Dizziness can be a frightening experience and can happen to anyone. According to the Merck Manual, 40 percent of individuals older than the age of 40 will experience dizziness. There are several different etiologies that may cause dizziness upon standing or waking up. Fortunately, 95 percent of the causes of dizziness are not a serious condition, notes the Merck Manual.
The University of Maryland Medical Center defines dizziness as a feeling of light-headedness, faintness, vertigo, unsteadiness or difficulty keeping your balance. It is important to note what type of symptom you experience when you are dizzy, so that your doctor can correctly diagnose the cause.
Types of Dizziness
Dizziness upon standing or waking up may be classified as presyncope or vertigo. Presyncope is a sensation of light-headedness or faintness without actually fainting. Vertigo is a sensation that you or your environment is whirling or moving.
Presyncopal causes of dizziness upon standing or waking up may include: orthostatic hypotension; arrhythmias; heart attack; dehydration; illness; and stroke. Orthostatic hypotension is a sudden drop in blood pressure that occurs when you sit up or stand up.
Vertigo may be caused by: benign paroxysmal positional vertigo; Meniere's disease; acute vestibular neuritis; acoustic neuromas; migraines; or certain medications. Benign paroxysmal positional vertigo or BPPV, is the most common cause of vertigo, according to the Mayo Clinic. It is caused by accumulation of crystals in your inner ear, which causes your brain to respond abnormally to head movement. Dizziness caused by BPPV is felt only when your head is moved. Meniere's disease is characterized by the accumulation of fluid in your inner ear, resulting in vertigo that lasts for 30 minutes up to a few hours. Acute vestibular neuritis is a condition in which your inner ear becomes inflamed. This may be caused by upper respiratory infections, inner ear infections, allergies and certain medications. An acoustic neuroma is a benign lesion of the vestibular nerve in your ear that results in vertigo, difficulty balancing, loss of hearing and ringing of the ear.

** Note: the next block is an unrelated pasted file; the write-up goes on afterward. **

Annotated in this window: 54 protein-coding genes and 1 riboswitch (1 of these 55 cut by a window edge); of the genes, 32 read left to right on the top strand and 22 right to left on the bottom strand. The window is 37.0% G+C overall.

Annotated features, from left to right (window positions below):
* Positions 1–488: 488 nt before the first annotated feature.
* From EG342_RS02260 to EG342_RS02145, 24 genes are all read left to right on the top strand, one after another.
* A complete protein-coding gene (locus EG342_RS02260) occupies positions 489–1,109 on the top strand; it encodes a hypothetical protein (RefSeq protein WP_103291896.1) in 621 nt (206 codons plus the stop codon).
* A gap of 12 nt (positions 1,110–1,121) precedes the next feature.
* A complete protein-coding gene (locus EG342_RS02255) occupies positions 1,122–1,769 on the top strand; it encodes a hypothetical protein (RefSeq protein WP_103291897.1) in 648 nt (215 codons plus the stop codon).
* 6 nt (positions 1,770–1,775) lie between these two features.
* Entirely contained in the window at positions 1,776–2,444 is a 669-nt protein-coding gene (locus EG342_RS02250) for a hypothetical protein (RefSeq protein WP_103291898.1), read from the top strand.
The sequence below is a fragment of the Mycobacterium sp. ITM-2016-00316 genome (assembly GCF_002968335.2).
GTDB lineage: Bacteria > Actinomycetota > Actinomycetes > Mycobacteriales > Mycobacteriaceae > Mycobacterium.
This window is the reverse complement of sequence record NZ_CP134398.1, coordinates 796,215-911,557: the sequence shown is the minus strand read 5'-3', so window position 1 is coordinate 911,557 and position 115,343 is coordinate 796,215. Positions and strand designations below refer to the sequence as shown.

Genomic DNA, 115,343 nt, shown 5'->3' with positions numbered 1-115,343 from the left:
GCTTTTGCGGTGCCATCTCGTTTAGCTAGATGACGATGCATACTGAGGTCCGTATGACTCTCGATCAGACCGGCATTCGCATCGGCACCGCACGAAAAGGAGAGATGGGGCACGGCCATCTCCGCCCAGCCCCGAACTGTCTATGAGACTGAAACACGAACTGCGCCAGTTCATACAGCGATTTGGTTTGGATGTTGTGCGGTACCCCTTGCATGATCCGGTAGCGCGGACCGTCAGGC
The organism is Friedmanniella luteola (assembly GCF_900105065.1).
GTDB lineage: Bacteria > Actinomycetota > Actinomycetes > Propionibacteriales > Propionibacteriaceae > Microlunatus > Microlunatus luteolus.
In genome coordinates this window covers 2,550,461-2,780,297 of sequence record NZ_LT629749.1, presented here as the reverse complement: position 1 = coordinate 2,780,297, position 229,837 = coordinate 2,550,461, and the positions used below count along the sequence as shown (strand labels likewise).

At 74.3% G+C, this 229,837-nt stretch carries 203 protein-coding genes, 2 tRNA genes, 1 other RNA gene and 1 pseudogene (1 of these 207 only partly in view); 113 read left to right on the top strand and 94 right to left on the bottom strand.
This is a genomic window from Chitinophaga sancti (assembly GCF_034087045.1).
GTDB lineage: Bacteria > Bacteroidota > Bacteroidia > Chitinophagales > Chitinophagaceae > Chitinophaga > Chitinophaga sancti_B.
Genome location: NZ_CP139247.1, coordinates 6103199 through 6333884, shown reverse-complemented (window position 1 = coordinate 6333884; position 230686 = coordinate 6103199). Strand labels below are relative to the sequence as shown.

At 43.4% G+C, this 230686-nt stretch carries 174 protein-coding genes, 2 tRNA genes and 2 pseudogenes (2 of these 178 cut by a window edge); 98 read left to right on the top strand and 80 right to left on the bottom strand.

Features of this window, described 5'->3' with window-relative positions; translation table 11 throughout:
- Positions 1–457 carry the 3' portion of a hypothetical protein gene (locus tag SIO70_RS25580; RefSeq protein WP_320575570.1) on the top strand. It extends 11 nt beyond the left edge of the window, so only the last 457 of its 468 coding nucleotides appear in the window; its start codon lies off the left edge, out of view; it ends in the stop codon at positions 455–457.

When to See Your Doctor
The University of Maryland Medical Center recommends that you see your doctor if: you experience new onset dizziness; your dizzy spells are progressively becoming longer or worse; you cannot perform daily activities; you experience loss of hearing; or you believe a medication might be causing your symptoms. You should go the emergency room or call 911 immediately if you: faint; experience chest pain or palpitations; are short of breath; feel weak or cannot move your leg or arm; have blurred vision or loss of vision; are unable to speak normally; have a fever greater than 101 degrees Fahrenheit; your neck is stiff; you have injured your head; or you experience convulsions.
What You Can Do at Home
Lie down if you are feeling dizzy to avoid falling and hurting yourself. Also avoid changing your body position suddenly, such as standing up or turning your head too fast. Drink fluids if you are dehydrated and feeling light-headed.
Acute vestibular neuritis and Meniere's disease may be prevented by seeking treatment as soon as possible for upper respiratory infections, ear infections, sinus infections and the flu.